Monday, October 4, 2010

MFA drawings 10/3/10


I was sketching things at the Museum of Fine Arts yesterday and thought it might be a nice idea to post my sketches up here on my neglected blog. I'd really like to go back and sketch these same sculptures sometime soon, so perhaps there will be a visible progression as I come to know them more and more. If you're interested, I'd appreciate it if you would click the above image to enlarge it—the compressed preview makes the pencil strokes look inaccurately coarse and gritty.

The first one is "Bust of Jules Dalou" by the incomparable Rodin. In my first attempt (left) I tried to move quickly in order to capture the correct sense of the face but it turned out looking too angry. The second (right) was overall much more accurate. I erred the opposite direction of the first and lost all of the frustration in his face. My main weakness with both of these, I think (but especially the second,) is his brow. The eyes aren't quite right, either.

The second is "Le Printemps" by Jules Desbois. This small head is possibly one of the most superb works of art that I have ever seen: the expression on this girl's face was nearly indescribable, portraying childhood more accurately and more beautifully than anything I can remember. I dare not try and describe it myself, its essence would slip away from my words almost immediately. (I was actually frightened to begin drawing it, since I knew that I could only fall massively short.) That said, I was actually somewhat pleased with the result. The proportions aren't quite right (her features ought to be larger on her face,) and her eyes were not captured well at all (though I will give myself grace in this regard, because the eyes are the most important, most affecting, most true part of this sculpture.)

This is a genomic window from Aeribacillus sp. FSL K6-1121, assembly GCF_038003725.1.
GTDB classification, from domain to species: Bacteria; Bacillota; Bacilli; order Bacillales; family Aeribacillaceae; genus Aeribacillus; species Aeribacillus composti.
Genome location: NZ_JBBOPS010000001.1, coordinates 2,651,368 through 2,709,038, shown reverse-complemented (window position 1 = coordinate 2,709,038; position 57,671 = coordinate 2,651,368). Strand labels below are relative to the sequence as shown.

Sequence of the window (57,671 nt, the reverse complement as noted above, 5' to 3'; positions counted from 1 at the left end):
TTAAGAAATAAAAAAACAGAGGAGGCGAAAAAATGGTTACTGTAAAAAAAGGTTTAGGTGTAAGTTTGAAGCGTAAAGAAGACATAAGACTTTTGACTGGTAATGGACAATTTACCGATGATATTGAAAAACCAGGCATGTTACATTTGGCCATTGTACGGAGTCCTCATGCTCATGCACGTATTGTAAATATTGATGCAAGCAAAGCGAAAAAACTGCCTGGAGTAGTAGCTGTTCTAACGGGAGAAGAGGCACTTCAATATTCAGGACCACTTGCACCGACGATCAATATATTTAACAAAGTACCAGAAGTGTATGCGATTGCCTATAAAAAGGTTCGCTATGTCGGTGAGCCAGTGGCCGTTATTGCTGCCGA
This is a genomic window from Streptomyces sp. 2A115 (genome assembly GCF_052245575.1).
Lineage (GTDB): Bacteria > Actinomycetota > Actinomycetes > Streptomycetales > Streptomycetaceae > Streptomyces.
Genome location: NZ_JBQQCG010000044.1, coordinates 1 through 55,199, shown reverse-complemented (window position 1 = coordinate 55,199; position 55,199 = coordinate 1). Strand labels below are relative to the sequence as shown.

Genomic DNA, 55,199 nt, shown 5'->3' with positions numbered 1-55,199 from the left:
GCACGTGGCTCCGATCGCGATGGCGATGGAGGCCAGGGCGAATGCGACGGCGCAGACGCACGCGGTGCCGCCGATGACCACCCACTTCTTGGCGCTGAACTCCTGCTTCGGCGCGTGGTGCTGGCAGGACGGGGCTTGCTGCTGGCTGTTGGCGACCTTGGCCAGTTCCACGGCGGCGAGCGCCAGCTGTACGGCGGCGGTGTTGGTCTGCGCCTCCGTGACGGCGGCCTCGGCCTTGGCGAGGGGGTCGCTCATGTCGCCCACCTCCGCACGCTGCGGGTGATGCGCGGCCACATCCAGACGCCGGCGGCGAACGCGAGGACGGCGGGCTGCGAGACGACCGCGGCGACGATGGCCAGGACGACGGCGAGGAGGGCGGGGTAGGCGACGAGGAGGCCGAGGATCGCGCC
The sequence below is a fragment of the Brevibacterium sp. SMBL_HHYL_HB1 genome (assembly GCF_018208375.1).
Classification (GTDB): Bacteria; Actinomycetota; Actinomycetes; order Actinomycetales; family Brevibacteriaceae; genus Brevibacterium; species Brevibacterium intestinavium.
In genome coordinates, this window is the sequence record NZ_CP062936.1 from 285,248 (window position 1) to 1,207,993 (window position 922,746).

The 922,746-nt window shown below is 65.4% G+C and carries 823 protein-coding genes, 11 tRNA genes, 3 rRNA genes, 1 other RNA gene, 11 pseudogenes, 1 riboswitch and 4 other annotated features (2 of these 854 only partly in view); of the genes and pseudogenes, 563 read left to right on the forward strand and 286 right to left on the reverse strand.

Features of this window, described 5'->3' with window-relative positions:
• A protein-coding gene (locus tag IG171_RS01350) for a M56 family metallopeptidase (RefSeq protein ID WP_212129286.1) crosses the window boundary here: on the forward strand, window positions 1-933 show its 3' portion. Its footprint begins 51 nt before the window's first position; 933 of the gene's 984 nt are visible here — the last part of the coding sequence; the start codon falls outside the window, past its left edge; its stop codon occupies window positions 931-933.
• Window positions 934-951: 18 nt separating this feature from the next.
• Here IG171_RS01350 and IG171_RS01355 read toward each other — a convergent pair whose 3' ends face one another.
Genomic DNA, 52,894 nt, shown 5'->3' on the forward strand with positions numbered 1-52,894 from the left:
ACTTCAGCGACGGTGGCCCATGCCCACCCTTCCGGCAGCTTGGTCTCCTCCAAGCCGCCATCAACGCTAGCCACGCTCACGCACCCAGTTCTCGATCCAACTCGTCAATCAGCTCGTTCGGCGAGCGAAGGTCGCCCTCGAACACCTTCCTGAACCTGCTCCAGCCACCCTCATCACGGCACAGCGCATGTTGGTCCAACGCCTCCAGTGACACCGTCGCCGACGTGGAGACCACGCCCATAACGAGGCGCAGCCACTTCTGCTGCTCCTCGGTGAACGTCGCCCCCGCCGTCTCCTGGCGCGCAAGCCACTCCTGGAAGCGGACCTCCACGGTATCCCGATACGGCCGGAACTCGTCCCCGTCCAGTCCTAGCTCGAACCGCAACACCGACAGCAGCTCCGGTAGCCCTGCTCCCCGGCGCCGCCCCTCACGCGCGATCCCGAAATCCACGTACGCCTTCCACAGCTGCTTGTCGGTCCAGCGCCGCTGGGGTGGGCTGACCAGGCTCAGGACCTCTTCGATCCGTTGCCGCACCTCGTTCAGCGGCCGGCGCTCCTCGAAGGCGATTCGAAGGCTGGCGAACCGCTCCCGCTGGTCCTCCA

Thanks for reading (this post is mostly for the Tullises, since we discussed posting pictures on my blog about 6 months ago. Hi Tullises.)


Tuesday, July 6, 2010

A Musing on Nostalgia, Shortly Drifting Toward Thought About Absolution.

"Not so in the old days—
Things were pure, those golden days.
Tomorrow is worst of all: the end is bubbling up
through the cracks in the surface, is it not?
We are hurtling toward self-inflicted doom."


Maybe we are just frightened to imagine that perhaps things are just as bad as they've always been and always will be—and this is what we ought to fear: not society's downfall, but its continuation. Not apocalypse, but the endless ebb and flow of a fatally flawed immortal heart.


For we expect redemption in the end, do we not? Is it true that humans feel the weight of our folly, and long to have it lifted? All fire is cleansing: If we are to burn, then we shall feel justice—as if this is the punishment for our wrongdoings, and once we have weathered it all will be right as it should be. And, perhaps more selfishly, this fantasy includes the satisfaction of seeing your scorners receive their long-deserved comeuppance.


Do we await hellfire and brimstone, ours or other, on this earth in order that we can look away from the fire consuming ourselves?


For my part, I dare not wait for destruction on any scale—mine or ours. Neither fire nor water by my own hand will suffice. We cannot save our own souls, that much is certain.